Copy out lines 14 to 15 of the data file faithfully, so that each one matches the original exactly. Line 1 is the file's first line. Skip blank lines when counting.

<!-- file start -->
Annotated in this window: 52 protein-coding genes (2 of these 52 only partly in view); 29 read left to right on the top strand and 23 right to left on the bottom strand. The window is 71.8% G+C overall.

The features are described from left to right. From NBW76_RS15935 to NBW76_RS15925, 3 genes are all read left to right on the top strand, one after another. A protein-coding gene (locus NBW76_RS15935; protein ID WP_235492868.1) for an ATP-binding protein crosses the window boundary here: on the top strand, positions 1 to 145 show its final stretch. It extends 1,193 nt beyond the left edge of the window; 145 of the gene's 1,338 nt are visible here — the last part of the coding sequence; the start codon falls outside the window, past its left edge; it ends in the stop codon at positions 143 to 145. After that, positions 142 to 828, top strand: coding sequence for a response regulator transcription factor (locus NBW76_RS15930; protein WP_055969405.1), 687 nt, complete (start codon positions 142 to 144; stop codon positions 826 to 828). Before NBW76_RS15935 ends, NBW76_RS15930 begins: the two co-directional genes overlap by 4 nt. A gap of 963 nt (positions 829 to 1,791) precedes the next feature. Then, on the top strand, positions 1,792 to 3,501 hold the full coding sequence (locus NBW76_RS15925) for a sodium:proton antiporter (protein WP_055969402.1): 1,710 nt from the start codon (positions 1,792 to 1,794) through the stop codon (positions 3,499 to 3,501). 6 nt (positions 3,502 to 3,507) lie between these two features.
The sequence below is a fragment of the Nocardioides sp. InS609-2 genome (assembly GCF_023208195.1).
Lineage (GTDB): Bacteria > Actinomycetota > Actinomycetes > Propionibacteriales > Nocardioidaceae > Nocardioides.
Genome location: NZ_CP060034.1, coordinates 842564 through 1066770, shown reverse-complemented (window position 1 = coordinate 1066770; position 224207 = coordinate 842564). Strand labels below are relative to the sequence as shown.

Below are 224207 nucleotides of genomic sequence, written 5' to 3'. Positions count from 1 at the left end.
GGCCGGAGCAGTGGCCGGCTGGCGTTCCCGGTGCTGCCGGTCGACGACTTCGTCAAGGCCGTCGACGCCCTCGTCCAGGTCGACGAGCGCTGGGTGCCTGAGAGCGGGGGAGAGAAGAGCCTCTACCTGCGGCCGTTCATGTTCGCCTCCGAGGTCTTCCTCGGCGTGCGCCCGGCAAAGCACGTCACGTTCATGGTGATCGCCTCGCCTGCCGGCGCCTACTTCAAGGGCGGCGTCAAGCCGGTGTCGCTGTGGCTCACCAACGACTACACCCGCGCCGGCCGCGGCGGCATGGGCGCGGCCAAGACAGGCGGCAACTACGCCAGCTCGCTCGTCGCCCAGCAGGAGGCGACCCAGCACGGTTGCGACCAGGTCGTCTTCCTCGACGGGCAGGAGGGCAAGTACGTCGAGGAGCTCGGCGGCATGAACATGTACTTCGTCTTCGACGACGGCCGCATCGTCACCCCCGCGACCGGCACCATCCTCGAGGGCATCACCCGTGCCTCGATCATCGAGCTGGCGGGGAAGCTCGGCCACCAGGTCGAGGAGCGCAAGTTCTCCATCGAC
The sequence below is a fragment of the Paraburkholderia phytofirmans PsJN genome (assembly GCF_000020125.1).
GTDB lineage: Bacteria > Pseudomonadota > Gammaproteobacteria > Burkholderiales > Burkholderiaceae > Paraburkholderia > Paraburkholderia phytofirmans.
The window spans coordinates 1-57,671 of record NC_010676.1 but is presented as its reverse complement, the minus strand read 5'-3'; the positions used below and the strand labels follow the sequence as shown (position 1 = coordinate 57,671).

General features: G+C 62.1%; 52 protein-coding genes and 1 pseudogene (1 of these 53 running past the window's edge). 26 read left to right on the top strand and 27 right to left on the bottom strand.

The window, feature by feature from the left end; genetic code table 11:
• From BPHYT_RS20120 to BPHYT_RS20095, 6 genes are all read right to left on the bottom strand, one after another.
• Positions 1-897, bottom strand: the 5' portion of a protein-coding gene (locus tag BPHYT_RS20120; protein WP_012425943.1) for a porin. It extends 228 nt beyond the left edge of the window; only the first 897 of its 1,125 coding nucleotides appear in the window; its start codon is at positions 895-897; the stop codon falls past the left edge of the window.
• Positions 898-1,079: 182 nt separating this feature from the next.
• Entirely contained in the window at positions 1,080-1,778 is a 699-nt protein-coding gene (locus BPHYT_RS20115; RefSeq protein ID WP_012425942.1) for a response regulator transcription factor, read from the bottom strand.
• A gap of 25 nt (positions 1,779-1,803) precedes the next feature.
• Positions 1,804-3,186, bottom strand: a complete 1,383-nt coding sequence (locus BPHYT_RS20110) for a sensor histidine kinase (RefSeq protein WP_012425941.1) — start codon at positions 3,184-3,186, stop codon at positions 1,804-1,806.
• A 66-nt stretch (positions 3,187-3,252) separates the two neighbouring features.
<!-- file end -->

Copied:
• Positions 1-897, bottom strand: the 5' portion of a protein-coding gene (locus tag BPHYT_RS20120; protein WP_012425943.1) for a porin. It extends 228 nt beyond the left edge of the window; only the first 897 of its 1,125 coding nucleotides appear in the window; its start codon is at positions 895-897; the stop codon falls past the left edge of the window.
• Positions 898-1,079: 182 nt separating this feature from the next.